• Employers are keen for placements to be longer than one week
  • Work experience is still the most common form of employer engagement offered by schools at KS4

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  • 66% of respondents send students out on placements in the Summer term and 86% organise block placements rather than separate days.
  • The most popular reason for timing of placements is to fit around programmes of learning 55% which suggests schools are not being flexible to the needs of employers or learners when planning such provision.
  • 24% report that “not finding enough placements” is the largest reason for not all students accessing placements while “lack of confidence” (89%) and “fear of the unknown” (81%) where the biggest challenges to students taking up placements which shows how important the personal support practitioners offer their students in the build up to placements is.
  • That some sectors of employment are clearly failing to find ways to offer enough placements to meet demand as schools report common difficulties (% of respondents reporting employment sectors where it was difficult to find placements)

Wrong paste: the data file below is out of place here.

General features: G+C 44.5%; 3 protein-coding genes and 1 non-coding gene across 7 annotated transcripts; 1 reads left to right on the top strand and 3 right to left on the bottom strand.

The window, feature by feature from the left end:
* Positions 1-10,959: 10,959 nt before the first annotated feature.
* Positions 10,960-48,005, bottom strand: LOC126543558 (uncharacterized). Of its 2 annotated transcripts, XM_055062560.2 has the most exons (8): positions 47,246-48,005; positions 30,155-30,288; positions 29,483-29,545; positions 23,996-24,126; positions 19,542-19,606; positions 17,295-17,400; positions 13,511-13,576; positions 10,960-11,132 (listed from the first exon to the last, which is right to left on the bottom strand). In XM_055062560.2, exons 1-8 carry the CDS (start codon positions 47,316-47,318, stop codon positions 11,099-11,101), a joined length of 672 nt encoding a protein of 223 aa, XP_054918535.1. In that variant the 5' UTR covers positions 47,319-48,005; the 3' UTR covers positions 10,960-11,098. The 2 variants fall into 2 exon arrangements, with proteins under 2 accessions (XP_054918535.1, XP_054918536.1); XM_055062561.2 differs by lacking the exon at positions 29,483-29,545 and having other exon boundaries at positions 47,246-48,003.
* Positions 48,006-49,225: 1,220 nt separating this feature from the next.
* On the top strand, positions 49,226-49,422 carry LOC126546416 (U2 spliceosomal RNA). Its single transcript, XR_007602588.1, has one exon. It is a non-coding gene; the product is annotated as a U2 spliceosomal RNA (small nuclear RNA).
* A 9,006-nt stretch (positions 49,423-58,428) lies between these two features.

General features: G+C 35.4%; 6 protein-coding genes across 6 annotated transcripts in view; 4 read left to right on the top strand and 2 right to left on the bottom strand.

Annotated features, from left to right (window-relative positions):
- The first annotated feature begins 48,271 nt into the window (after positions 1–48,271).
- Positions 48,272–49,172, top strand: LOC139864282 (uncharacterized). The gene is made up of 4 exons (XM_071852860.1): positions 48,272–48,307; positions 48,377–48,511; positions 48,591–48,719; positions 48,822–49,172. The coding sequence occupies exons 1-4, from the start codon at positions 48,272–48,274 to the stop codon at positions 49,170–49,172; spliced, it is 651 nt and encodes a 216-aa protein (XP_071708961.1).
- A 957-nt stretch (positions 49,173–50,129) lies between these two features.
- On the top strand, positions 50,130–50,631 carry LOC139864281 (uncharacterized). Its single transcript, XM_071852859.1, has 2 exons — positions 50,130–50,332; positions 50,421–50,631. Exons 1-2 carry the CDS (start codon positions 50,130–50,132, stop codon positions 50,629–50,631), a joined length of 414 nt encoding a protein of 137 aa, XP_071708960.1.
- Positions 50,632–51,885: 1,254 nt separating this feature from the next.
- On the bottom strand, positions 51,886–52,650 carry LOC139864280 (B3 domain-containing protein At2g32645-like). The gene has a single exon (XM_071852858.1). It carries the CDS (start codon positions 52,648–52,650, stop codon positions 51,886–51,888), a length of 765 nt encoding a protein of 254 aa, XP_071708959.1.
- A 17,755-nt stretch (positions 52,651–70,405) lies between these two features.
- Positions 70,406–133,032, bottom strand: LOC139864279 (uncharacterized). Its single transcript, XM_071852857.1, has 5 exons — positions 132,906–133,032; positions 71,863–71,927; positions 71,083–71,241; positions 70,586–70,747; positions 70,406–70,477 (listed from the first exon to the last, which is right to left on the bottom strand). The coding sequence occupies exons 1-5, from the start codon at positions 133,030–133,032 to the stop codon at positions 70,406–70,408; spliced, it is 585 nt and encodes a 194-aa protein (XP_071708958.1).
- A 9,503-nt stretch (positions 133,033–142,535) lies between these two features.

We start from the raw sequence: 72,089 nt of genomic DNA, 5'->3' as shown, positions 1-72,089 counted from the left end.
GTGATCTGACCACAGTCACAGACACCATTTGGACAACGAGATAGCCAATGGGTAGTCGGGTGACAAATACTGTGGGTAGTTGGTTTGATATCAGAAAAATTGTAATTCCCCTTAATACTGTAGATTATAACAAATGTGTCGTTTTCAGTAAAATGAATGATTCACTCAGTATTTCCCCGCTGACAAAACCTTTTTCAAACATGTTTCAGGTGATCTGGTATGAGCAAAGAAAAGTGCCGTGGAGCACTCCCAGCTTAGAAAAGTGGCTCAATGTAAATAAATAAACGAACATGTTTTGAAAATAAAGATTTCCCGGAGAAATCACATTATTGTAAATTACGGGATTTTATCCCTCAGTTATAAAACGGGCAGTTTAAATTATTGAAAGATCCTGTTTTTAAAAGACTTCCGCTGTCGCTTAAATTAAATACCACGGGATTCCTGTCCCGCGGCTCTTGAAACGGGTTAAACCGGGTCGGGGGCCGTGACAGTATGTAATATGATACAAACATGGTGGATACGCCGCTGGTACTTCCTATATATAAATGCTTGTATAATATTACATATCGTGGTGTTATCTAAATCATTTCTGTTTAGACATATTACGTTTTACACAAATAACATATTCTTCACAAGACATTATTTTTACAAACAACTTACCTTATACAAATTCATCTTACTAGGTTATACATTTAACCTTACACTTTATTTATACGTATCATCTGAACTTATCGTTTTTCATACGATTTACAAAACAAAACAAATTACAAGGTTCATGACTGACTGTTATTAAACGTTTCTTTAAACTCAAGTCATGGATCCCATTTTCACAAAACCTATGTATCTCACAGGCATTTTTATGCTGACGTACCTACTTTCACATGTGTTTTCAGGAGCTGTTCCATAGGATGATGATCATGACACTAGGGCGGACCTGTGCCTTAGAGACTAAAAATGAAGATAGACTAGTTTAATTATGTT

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  • That concerns around health and safety and insurance are still holding employers back from offering placements
  • That schools are working with a range of organisations to help source placements

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(although note the low % working with Enterprise Advisers through the Careers & Enterprise Company is likely due to the Summer 2016 date of the survey when the organisation was much newer)

  • That far too few schools spend any time following up with employers post placements to provide feedback or assess how the placement went (% of schools who undertook follow activities with employers)

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The report also looks at the rationale and reasoning for running a work experience scheme in the first place and it is cheering to see the range of impacts and employers that schools believe such provision can have on young people, which makes the practical barriers that do exist when organising KS4 placements all the more frustrating.

Grofar

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Being online means, occasionally, companies and providers of services will get in touch to promote their Careers Education related products or ask for advice.